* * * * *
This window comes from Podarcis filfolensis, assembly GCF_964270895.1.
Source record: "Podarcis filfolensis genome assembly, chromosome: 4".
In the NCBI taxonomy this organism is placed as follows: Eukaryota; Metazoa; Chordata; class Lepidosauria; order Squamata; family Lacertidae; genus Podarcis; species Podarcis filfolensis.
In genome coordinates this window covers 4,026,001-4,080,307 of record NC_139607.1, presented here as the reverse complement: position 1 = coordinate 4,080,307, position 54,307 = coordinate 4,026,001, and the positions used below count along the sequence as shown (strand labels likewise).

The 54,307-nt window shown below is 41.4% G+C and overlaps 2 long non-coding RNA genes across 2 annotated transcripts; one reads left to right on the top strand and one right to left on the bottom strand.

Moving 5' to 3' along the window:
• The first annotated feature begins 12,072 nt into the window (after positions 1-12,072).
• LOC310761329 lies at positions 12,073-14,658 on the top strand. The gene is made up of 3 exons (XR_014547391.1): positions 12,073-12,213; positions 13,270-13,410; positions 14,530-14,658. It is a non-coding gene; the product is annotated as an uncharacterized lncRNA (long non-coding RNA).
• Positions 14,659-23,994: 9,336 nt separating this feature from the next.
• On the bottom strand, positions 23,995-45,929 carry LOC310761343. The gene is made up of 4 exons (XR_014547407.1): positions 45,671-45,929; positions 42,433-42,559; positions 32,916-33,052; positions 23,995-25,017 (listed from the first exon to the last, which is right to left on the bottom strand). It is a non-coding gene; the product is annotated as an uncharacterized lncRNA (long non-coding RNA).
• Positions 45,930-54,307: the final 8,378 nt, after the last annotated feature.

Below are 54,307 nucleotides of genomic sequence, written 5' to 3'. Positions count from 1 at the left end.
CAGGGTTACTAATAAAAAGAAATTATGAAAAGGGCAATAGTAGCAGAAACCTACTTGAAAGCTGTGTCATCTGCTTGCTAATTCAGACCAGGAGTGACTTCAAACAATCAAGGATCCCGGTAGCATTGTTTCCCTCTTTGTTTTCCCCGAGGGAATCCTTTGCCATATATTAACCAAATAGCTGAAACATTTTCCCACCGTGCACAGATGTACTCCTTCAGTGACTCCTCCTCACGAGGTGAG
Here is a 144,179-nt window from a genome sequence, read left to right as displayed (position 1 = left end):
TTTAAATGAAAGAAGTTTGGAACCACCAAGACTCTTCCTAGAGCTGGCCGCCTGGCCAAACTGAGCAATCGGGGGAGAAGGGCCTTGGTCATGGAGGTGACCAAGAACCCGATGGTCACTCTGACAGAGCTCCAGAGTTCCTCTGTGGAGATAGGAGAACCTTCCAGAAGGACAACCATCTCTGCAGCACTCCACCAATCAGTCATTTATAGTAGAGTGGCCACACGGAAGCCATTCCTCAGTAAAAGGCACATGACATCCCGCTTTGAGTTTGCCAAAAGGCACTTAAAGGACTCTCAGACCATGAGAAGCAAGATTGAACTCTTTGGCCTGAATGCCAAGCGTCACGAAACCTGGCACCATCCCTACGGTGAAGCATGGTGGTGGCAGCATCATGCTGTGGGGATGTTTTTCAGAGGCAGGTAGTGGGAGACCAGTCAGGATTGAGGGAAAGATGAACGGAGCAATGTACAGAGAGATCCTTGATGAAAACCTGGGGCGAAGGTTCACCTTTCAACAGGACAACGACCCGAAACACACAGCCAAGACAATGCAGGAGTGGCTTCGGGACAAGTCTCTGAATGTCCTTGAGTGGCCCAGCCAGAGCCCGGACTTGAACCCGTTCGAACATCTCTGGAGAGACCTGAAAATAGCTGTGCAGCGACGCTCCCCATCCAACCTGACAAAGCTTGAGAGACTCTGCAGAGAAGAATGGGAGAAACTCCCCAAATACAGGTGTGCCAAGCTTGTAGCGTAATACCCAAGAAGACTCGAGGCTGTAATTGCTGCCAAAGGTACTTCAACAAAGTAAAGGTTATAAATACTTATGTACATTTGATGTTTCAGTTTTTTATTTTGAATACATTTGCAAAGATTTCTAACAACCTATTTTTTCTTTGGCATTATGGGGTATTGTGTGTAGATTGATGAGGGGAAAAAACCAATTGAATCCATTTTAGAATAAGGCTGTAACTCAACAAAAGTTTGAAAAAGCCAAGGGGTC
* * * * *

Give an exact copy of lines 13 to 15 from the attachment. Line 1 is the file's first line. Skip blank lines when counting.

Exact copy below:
CAGGGTTACTAATAAAAAGAAATTATGAAAAGGGCAATAGTAGCAGAAACCTACTTGAAAGCTGTGTCATCTGCTTGCTAATTCAGACCAGGAGTGACTTCAAACAATCAAGGATCCCGGTAGCATTGTTTCCCTCTTTGTTTTCCCCGAGGGAATCCTTTGCCATATATTAACCAAATAGCTGAAACATTTTCCCACCGTGCACAGATGTACTCCTTCAGTGACTCCTCCTCACGAGGTGAG
Here is a 144,179-nt window from a genome sequence, read left to right as displayed (position 1 = left end):
TTTAAATGAAAGAAGTTTGGAACCACCAAGACTCTTCCTAGAGCTGGCCGCCTGGCCAAACTGAGCAATCGGGGGAGAAGGGCCTTGGTCATGGAGGTGACCAAGAACCCGATGGTCACTCTGACAGAGCTCCAGAGTTCCTCTGTGGAGATAGGAGAACCTTCCAGAAGGACAACCATCTCTGCAGCACTCCACCAATCAGTCATTTATAGTAGAGTGGCCACACGGAAGCCATTCCTCAGTAAAAGGCACATGACATCCCGCTTTGAGTTTGCCAAAAGGCACTTAAAGGACTCTCAGACCATGAGAAGCAAGATTGAACTCTTTGGCCTGAATGCCAAGCGTCACGAAACCTGGCACCATCCCTACGGTGAAGCATGGTGGTGGCAGCATCATGCTGTGGGGATGTTTTTCAGAGGCAGGTAGTGGGAGACCAGTCAGGATTGAGGGAAAGATGAACGGAGCAATGTACAGAGAGATCCTTGATGAAAACCTGGGGCGAAGGTTCACCTTTCAACAGGACAACGACCCGAAACACACAGCCAAGACAATGCAGGAGTGGCTTCGGGACAAGTCTCTGAATGTCCTTGAGTGGCCCAGCCAGAGCCCGGACTTGAACCCGTTCGAACATCTCTGGAGAGACCTGAAAATAGCTGTGCAGCGACGCTCCCCATCCAACCTGACAAAGCTTGAGAGACTCTGCAGAGAAGAATGGGAGAAACTCCCCAAATACAGGTGTGCCAAGCTTGTAGCGTAATACCCAAGAAGACTCGAGGCTGTAATTGCTGCCAAAGGTACTTCAACAAAGTAAAGGTTATAAATACTTATGTACATTTGATGTTTCAGTTTTTTATTTTGAATACATTTGCAAAGATTTCTAACAACCTATTTTTTCTTTGGCATTATGGGGTATTGTGTGTAGATTGATGAGGGGAAAAAACCAATTGAATCCATTTTAGAATAAGGCTGTAACTCAACAAAAGTTTGAAAAAGCCAAGGGGTC